if anything — the chinese maritime ‘silk road’ merchants and vessels already helped established a lot of centers in the philippines that helped give the philippines – before the westerners came — its early commercial and cultural traits.

    china’s claims are historically based. and , perhaps a minority among filipinos of today who are servile to american imperial interests – i consider china’s claims as very understandable.

    HAD china wanted — as a powerful maritime power long ago they could easily have conquered the philippines’ main islands.

    it is a testament to china’s maturity that , instead, they chose to establish commerce rather than conquest.

    MANILA and many other philippine centers are testament to that early chinese influence of which their claims to the rocks are just a small evidence of how FAR china had explored.

    it is the USA that has NO BUSINESS MEDDLING IN THE SOUTH CHINA SEA and in the relations between china and her neighbor and fellow asians, regardless of what their disagreements might be.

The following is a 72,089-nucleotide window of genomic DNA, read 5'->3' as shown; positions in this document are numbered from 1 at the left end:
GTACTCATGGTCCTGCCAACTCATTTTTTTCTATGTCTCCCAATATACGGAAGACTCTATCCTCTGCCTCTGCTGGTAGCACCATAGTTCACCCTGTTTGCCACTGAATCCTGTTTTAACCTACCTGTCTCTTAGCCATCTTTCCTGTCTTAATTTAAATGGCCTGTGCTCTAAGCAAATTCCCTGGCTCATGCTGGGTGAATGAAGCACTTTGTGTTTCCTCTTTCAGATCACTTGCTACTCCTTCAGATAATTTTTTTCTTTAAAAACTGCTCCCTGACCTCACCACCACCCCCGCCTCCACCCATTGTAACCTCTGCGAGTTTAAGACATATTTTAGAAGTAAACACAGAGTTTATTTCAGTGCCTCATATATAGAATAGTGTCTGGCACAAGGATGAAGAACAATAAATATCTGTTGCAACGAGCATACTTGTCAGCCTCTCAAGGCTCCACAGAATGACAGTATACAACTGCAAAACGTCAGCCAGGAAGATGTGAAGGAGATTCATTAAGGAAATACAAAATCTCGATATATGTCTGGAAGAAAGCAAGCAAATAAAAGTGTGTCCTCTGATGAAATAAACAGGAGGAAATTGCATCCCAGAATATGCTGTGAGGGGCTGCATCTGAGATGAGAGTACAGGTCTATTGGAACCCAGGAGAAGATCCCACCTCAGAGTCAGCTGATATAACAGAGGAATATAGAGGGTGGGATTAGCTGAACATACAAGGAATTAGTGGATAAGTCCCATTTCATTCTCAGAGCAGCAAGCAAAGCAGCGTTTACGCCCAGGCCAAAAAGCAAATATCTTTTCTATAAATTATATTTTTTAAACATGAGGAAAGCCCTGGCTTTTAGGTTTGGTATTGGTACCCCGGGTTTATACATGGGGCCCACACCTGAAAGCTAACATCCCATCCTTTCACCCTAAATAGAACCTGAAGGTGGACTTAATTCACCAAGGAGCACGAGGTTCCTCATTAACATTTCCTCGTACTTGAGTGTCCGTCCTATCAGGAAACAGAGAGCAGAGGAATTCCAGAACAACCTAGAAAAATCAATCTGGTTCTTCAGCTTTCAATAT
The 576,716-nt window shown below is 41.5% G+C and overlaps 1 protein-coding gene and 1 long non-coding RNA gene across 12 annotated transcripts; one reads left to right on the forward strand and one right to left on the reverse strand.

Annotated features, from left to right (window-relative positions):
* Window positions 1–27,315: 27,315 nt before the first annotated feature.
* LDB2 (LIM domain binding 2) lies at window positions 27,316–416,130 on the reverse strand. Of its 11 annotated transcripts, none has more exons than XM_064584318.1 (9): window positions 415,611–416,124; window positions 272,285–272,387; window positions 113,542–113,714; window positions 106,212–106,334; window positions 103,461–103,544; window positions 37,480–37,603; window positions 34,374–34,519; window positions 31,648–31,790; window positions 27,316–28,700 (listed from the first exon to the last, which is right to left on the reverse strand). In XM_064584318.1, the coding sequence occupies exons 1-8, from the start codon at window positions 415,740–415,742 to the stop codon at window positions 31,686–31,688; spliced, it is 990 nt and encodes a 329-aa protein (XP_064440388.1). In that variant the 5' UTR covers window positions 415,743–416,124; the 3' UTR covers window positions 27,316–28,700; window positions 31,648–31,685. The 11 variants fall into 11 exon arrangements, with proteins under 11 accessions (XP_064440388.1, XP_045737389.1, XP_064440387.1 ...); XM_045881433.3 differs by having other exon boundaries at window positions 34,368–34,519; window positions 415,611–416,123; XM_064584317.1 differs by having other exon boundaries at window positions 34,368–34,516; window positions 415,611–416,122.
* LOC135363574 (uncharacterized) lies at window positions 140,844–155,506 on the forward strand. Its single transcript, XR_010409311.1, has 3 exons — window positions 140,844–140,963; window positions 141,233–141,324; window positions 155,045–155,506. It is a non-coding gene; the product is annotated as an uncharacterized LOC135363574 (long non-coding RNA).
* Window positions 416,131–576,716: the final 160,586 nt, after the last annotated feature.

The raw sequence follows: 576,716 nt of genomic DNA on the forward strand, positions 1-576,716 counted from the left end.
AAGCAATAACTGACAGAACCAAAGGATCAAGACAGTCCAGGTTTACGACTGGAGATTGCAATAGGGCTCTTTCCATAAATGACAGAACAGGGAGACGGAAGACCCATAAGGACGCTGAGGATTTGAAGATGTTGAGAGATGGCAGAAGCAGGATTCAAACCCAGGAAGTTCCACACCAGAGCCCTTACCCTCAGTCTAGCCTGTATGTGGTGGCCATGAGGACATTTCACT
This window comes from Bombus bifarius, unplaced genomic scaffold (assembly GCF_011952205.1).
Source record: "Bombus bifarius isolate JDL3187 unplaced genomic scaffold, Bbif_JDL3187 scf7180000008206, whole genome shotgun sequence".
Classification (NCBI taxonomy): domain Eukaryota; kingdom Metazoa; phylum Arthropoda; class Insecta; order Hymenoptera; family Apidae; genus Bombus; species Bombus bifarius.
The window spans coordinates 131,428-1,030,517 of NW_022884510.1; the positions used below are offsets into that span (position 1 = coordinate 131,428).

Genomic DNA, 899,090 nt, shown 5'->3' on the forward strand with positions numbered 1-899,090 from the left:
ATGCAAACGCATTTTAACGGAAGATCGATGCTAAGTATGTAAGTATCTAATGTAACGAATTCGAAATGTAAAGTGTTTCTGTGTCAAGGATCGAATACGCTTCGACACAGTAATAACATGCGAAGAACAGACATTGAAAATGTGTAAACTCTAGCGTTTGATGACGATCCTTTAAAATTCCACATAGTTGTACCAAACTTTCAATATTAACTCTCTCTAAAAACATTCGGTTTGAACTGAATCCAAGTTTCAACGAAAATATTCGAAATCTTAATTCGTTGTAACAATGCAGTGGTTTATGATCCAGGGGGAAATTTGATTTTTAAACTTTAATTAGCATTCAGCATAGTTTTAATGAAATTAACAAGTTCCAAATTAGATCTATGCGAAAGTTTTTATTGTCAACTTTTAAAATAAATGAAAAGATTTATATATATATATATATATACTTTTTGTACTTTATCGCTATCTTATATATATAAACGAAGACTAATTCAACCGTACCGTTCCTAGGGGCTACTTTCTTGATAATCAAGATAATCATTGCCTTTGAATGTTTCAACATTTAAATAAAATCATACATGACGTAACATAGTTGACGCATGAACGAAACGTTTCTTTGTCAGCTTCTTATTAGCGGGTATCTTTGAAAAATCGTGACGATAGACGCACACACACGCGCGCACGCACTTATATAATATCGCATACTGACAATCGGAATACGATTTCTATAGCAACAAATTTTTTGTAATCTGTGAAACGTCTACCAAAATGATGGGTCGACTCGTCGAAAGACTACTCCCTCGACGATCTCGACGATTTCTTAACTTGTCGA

• teddyfromcd

    thank you —

    i have always respected the HISTORICAL FACTS — of china’s influence in MY home country, philippines – and i consider it A DONE thing.

    There is a reason why many filipinos are mixed chinese, malay, spanish. etc…

    even our NATIONAL HERO — Jose Rizal – of mixed blood – was part chinese.

    and these things only show that the chinese people had — LONG AGO — already established their presence and cultural influence . and there is NO sense for the philippines today to continue or try to challenge china’s many well-reasoned claims

    except that the philippine leadership is ‘OCCUPIED COUNTRY’ —

    occupied by the USA that has no business poking its nose in ASIAN AFFAIRS, PERIOD!

  • teddyfromcd

    WHATEVER the claims are – whatever the outcome are —

    the BIG QUESTION is — what is it the business of the USA THERE ?

    china and other claimants are talking about hundreds of miles between each other…….

    the USA — IS OVER 8,000 miles away…what is it the business of the USA — foreigners from asia — to meddle in affairs that have nothing to do with USA’S borders or maritime concerns?